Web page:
To address the latter, Palko instituted a game-day policy that required players to wear shirts and ties beneath their jerseys at school — a move he knew would expose them to wisecracks from other students. In doing so, Palko believed he could show his team what an us-against-the-world mentality felt like, and he positioned himself in the lobby to watch his players arrive on the morning of their first game. That's the first time Palko saw Herbert's trademark glare.

"That same look that when you were interviewing him, when you were in his office and he tried to steal your soul through your eyes, do you remember that look he had?" Palko said. "That was the look when he came in off the bus and he walked through the school."

References to Herbert's famous scowl are ubiquitous. They come from people like Palko and Harbaugh, who often shares the story of needing to "avert my gaze" the first time he and Herbert locked eyes in 2017. And they come from Michigan's players, many of whom have turned Herbert's scowling, school-issued headshot into a meme. They even come from his own mother. "I think that makes some people nervous," Linda Herbert said.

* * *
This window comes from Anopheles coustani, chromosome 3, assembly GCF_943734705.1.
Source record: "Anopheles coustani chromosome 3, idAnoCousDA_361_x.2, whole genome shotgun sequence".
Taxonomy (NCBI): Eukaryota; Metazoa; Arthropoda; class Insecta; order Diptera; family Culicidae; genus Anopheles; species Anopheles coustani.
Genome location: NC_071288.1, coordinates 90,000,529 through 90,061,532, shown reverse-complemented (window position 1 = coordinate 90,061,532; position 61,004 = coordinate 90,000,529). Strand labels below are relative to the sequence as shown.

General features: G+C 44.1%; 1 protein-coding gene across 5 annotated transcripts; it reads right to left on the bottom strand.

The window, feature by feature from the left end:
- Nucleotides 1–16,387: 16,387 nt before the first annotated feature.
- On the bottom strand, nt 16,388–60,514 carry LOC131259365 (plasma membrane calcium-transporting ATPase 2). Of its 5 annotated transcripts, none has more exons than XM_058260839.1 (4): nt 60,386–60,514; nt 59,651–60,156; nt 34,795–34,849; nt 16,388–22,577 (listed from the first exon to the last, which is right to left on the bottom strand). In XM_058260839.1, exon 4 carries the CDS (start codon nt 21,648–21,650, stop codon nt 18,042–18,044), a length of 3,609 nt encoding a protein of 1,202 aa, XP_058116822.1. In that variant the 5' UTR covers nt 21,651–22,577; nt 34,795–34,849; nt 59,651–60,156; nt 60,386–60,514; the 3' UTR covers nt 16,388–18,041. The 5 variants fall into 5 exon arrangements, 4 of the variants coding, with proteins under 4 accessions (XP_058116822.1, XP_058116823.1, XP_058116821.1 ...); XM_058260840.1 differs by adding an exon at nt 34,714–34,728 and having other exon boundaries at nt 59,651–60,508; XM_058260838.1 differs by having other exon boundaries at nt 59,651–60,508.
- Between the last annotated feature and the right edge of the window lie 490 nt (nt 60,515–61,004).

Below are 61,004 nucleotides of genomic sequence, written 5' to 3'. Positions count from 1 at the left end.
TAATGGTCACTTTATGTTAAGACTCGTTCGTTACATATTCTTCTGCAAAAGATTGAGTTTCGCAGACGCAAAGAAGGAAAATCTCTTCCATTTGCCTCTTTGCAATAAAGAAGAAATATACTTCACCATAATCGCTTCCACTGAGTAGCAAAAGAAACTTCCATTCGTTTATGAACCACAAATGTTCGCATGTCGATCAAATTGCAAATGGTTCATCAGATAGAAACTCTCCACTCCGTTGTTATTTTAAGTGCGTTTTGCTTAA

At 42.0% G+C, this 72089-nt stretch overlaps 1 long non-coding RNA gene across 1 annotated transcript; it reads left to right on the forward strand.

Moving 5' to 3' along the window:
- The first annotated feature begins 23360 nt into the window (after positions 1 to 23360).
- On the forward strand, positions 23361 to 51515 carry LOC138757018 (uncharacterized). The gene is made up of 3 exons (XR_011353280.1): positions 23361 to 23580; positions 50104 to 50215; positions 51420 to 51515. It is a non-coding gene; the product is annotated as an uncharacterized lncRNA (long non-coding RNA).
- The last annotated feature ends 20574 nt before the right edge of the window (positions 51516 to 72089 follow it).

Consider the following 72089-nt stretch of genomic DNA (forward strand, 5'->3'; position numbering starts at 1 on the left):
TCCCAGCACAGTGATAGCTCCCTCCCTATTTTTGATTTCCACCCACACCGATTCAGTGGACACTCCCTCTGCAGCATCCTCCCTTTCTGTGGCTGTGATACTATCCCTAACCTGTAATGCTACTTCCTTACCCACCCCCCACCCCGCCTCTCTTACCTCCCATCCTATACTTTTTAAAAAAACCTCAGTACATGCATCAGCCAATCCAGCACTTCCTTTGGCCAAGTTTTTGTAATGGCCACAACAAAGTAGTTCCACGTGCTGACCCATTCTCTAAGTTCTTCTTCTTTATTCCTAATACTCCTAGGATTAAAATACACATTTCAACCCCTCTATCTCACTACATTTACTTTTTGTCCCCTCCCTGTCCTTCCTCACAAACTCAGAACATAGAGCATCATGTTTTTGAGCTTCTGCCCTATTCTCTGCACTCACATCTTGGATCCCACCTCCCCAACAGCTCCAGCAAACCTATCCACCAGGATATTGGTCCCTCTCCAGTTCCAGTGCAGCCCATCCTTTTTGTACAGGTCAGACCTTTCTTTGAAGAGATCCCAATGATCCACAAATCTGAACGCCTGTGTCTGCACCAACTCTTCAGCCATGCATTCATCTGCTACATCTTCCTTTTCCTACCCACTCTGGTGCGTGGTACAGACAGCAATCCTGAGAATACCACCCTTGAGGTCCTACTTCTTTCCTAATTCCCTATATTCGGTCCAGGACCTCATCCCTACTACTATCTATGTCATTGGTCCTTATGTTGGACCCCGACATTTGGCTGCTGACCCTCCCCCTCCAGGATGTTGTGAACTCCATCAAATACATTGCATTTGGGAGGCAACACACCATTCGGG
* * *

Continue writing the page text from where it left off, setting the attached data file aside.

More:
But any attempt at understanding Herbert and what makes him tick requires an understanding of the personality behind that stare, of the supreme competitor and adrenaline junkie who loves nothing more than knowing he's outworked the opposition. That story begins when Herbert was a small child in McDonald, Pennsylvania, a few miles south of Imperial.

Described by his mother as "mister no-fear daredevil," Herbert began playing backyard football around his fourth birthday with three boys who lived next door, all of whom were between five and 10 years his senior. When Herbert's parents bought him a bike for Christmas one year, the first thing he did was dismantle its safety features. And if he and his friends weren't BMX racing at the local track, then chances are they were building jumps to see who could soar highest over stacks of wooden boards. Herbert even wanted to try backcountry helicopter skiing.

"When he has an idea," Linda Herbert said, "he pushes until he gets that solved."